That night when the light filtered into his room and dad came to say “Goodnight Buddy.” Kyle asked him to stay and talk. He tried to approach it like, “What do you think of this story—Once upon a time….”

Dad listened and found some of the events in this impromptu tale very familiar.

Dad excused himself for a moment, came back with Mom and when gently questioned, Kyle folded like a suspect in a police station and began telling all he knew, saw and heard on the property since they moved in.

“So the old men take our stuff and play nasty tricks to get rid of us and the twinkly people are on our side?” Mom inquired, with great interest.

“Yes, exactly!”

It all made sense. June and Jim shed their adult selves for a moment and took in this information through the eyes of a child—their child—looking at them for trust and guidance.

As older brothers are inclined to do, Trevor laughed at his brother, as the family sat around the kitchen table that Sunday morning to discuss the situation. Melinda asked if she could ask one of the “good ones” to make her into Cinderella like a Fairy Godmother could.

“But they are Fairies, they must be…don’t you read books you guys!” Melinda whined. She was feeling ignored for good reason—she was most certainly being dissed. Kyle and Trevor were locked in a brotherly standoff that was impenetrable and mom and dad were poised to intervene if it got too heated.

“Well, Trev, what about your books that went missing every morning when I saw you, SAW YOU, put them in your backpack after doing your homework!” Kyle retorted smugly, “And your shoes too!”

Trevor said, “It was probably you doing it, jerk, so that we would all believe your stupid story.”

“Now boys….” Jim was starting to lecture when all of sudden the chimes on the porch outside began to all tinkle and ring at once.

“There’s no…wind!” June exclaimed.

They all sat looking at each other—totally stupefied.

“So Mom, Dad, how do we help them?” Trevor gulped and asked.

“Well, seems to me that the best way to fight any chaos, or mischief, or bad energy is to stay positive and laugh at it!” June told her three kids as she smothered them all with a hug.

Jim looked a bit dazed but agreed by nodding still staring out the window at the tubes of the chimes swinging two and fro while glorious specs of multicolored light were filtering through the sunshine.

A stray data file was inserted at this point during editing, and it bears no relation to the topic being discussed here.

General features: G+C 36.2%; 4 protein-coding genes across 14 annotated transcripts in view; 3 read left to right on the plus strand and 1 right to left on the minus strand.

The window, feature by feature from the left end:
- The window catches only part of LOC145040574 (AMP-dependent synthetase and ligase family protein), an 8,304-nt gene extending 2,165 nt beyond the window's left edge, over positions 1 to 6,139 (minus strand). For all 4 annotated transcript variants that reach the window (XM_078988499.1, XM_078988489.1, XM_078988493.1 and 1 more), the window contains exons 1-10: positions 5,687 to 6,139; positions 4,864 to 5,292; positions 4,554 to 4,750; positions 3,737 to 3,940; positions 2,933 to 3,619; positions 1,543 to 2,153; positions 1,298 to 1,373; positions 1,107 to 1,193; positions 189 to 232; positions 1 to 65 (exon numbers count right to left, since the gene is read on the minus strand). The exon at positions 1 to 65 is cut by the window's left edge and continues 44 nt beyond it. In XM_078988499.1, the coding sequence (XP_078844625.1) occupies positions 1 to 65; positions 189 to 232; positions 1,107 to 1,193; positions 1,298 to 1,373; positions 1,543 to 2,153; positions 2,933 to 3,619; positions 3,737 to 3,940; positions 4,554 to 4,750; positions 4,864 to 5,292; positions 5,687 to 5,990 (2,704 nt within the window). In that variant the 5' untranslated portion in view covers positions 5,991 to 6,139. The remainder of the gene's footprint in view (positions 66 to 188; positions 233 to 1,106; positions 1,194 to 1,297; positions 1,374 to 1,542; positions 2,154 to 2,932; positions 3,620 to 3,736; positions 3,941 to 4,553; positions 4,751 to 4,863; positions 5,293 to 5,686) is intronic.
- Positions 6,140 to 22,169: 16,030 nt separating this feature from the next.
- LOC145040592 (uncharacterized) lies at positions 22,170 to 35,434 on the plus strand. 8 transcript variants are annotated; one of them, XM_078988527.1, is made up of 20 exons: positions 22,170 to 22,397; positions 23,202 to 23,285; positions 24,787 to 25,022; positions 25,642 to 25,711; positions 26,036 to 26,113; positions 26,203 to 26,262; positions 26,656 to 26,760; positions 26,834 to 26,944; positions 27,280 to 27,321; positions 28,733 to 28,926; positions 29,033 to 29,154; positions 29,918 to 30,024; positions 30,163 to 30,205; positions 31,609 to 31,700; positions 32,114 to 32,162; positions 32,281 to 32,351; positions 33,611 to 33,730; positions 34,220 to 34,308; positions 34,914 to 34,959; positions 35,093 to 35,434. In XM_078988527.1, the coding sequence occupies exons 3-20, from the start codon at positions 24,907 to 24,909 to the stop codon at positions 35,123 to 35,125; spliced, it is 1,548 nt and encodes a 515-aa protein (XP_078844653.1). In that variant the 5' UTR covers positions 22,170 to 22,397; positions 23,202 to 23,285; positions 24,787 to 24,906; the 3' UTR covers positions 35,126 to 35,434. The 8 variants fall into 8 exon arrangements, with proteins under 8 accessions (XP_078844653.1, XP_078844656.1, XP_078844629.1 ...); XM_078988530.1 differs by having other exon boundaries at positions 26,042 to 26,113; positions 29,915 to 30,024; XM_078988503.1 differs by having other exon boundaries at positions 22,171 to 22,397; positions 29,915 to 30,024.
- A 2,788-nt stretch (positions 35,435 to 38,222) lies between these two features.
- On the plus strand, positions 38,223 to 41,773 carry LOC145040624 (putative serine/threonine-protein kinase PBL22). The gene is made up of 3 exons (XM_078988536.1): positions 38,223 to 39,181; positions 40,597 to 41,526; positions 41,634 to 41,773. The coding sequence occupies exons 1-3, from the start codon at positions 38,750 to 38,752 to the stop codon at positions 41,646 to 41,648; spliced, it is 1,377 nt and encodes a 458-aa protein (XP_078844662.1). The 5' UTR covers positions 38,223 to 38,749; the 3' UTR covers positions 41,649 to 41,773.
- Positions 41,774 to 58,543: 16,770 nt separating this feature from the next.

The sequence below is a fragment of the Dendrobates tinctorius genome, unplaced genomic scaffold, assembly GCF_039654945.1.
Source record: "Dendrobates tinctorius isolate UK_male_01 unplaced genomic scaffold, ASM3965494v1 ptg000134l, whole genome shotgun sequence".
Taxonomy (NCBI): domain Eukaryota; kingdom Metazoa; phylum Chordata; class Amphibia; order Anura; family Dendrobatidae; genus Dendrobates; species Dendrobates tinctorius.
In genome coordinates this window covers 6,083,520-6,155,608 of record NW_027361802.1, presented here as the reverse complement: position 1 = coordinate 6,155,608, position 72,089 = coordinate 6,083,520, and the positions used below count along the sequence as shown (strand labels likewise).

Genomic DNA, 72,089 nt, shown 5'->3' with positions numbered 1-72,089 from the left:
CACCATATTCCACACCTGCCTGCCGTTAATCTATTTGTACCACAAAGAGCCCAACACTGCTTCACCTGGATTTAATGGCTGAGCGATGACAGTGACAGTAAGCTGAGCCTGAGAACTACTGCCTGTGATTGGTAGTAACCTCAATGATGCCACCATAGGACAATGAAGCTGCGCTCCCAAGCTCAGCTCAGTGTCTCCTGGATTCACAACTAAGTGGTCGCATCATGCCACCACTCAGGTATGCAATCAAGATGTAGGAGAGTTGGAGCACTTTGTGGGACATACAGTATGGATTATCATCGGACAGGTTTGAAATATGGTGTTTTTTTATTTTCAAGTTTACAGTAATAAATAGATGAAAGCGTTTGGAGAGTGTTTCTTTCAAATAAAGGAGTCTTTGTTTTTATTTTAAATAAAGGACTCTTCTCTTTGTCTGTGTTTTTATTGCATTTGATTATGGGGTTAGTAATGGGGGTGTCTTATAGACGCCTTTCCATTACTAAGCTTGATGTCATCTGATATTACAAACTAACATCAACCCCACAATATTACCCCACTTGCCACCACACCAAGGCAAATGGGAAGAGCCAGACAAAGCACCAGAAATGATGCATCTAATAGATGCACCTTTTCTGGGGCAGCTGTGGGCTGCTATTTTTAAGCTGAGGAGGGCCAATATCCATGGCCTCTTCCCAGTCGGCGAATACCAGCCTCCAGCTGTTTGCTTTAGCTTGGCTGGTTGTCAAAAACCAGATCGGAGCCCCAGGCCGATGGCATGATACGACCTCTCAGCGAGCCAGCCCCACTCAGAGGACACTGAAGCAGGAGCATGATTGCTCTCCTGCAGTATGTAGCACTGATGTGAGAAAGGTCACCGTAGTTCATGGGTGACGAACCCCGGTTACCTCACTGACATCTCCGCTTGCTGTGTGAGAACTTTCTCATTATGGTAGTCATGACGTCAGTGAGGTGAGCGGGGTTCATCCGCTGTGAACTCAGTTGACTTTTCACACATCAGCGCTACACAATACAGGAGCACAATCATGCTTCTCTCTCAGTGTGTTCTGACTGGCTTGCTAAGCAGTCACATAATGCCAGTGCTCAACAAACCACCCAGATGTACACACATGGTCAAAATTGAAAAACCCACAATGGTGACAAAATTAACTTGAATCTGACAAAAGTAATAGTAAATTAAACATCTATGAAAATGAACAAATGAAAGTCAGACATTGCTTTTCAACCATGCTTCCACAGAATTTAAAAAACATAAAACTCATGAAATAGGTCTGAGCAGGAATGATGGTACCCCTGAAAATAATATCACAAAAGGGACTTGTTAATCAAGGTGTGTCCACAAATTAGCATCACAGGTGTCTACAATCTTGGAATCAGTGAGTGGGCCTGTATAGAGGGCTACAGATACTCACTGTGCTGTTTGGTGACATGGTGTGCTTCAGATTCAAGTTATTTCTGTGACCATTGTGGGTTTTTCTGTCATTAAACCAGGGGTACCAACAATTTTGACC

During the following weeks the family shoveled snow, rode on saucer sleds (when they could find them) and told stories by the fire. Kyle had been saving up many tales for years that he was eager to finally tell. The sound of laughter around the hearth reverberated up the chimney and through the cracks in the doors and out the slats of the windows. It drove the Gnomes quite mad indeed and it almost goes without saying that the fairies happily danced in time with the snowflakes as they softly fell.

For Christmas, Melinda’s brothers made her a very large (and quite gaudy) princess tiara out of pipe cleaners and tinsel so she could feel like Cinderella and she wore it proudly with her holiday dress to church. Trevor carried her in so she wouldn’t get snow in her patent leather slippers. Jim and June just laughed as some of the very sensible people stared. Kyle was busy looking up at all the angels gliding and swooping—but that’s another story.

And so went the winter—full of twinkle lights and at times scary blurs…but the more the family believed in Kyle and each other the more the Fairies had to work with to defend the home. Gnomes are pretty sore losers and tend to eventually slink off to where they think they will have better odds.

The dirty tricks happened less and less and by late springtime a lasting veil of calm had settled over the land. Fairies scored one peaceful family who is going to stay—Gnomes zip!

“Thank you,” June said one May night in the direction of the lilac bush that was intoxicating her nose with its heady scent.

“Yeah, thanks!” Melinda yelled and giggled from her spot snuggled in her mom’s arms.

A blip and a twinkle was the gracious reply.

The End


Virginia has written for romance magazines, as well as fiction and non-fiction for the web. She lives in rural Florida with her wonderful husband Drew, two highly intelligent beagles and two very mysterious cats.